Nfld. & Labrador

Hidden security cameras deterring crime in Clarenville

The Town of Clarenville recently expanded its surveillance camera coverage, and it has already caught some perpetrators in the act.
The Town of Clarenville says there has been less vandalism to town property since a hidden-camera operation was made public.

The Town of Clarenville says hidden security cameras seem to be deterring crime.

The town recently expanded its surveillance camera coverage, and it has already caught some perpetrators in the act.

Chief Administrator Bob Hiscock told CBC Radio's Central Morning Show there has been less vandalism of town property since the hidden camera operation was made public. 

Hiscock said cameras are located near town buildings, in parking lots and in places where people have been regularly dumping garbage.

He said they've already caught people breaking into and vandalizing an old water treatment plant. 

"There was a lot of damage done to the building — and it gave us concern. It's really a building that people shouldn't be in. We had it decommissioned, and we had it secured and locked up. The locks were forced open," he said.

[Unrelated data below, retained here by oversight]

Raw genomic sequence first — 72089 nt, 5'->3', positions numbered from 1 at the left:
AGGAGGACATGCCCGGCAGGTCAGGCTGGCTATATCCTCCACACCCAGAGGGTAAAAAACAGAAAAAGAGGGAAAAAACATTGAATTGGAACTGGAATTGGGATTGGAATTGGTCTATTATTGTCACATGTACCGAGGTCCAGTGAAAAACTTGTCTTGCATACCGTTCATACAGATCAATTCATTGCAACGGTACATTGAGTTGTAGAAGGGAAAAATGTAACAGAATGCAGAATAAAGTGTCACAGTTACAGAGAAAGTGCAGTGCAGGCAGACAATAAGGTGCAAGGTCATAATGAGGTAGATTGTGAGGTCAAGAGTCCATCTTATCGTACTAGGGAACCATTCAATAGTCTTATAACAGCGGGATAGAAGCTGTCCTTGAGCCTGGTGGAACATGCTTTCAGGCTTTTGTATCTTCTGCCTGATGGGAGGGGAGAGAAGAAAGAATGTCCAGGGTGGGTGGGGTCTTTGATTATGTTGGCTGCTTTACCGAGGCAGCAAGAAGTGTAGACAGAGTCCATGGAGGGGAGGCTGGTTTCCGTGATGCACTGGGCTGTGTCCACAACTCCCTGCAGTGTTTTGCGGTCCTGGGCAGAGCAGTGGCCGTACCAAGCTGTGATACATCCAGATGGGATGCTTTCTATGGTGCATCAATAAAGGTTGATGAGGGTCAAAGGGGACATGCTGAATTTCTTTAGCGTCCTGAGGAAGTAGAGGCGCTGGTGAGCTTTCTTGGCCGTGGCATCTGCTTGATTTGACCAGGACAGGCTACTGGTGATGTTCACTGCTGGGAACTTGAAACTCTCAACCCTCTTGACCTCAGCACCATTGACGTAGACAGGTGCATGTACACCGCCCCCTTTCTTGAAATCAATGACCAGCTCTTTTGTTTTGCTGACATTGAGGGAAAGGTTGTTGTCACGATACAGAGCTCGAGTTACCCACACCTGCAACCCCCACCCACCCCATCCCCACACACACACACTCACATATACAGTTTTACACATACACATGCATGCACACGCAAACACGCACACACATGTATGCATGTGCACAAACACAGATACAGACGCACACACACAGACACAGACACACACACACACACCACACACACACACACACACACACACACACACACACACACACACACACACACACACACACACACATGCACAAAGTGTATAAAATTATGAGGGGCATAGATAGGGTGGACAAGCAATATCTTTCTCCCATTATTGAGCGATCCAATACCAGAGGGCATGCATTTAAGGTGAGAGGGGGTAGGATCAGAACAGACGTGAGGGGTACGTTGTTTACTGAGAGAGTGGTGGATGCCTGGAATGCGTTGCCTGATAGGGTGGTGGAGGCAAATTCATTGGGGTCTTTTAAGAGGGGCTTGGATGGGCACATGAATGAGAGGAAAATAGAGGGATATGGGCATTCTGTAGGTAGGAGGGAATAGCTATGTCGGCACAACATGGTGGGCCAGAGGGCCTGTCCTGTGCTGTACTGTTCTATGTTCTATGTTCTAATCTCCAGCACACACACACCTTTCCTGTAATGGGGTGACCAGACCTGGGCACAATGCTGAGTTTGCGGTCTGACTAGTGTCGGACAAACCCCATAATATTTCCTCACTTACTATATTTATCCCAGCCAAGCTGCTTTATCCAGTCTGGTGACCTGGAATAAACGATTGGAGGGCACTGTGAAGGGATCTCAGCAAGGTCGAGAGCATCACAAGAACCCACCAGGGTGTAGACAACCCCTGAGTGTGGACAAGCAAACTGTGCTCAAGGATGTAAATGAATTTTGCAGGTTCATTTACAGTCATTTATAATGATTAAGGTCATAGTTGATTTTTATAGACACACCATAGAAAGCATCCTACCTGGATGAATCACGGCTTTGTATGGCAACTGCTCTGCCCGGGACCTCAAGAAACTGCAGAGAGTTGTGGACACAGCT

"We have video of people actually breaking in, getting in, doing damage to the outside, breaking light fixtures and stuff like that. But all that has been sent to the RCMP and I know that they've been very good in following up on this, and they have identified the individuals and I think they've spoken to them."

We don't want to be in the business of punishing people.- Bob Hiscock

Hiscock said the town has purchased several more cameras, which has helped with a variety of problems they've been dealing with over the years. 

"One being people vandalizing our property, we have had a number over the years. We've also had vehicles vandalized. But we're also using them for illegal dumping," he said.

"We've noticed a lot of people are dumping illegally on the old railway bed, and in and around the gate to our waste facility site, so we have put the cameras there as well."

Hiscock said it's a sign of the times, with illegal dumping and vandalism seemingly on the rise.

"It's happening more often, and more frequent, and not just in Clarenville, but everywhere," said Hiscock. 

"Our biggest hope is that we can stop it before it gets too bad, and that's what we're trying to do. We don't want to be in the business of punishing people." 

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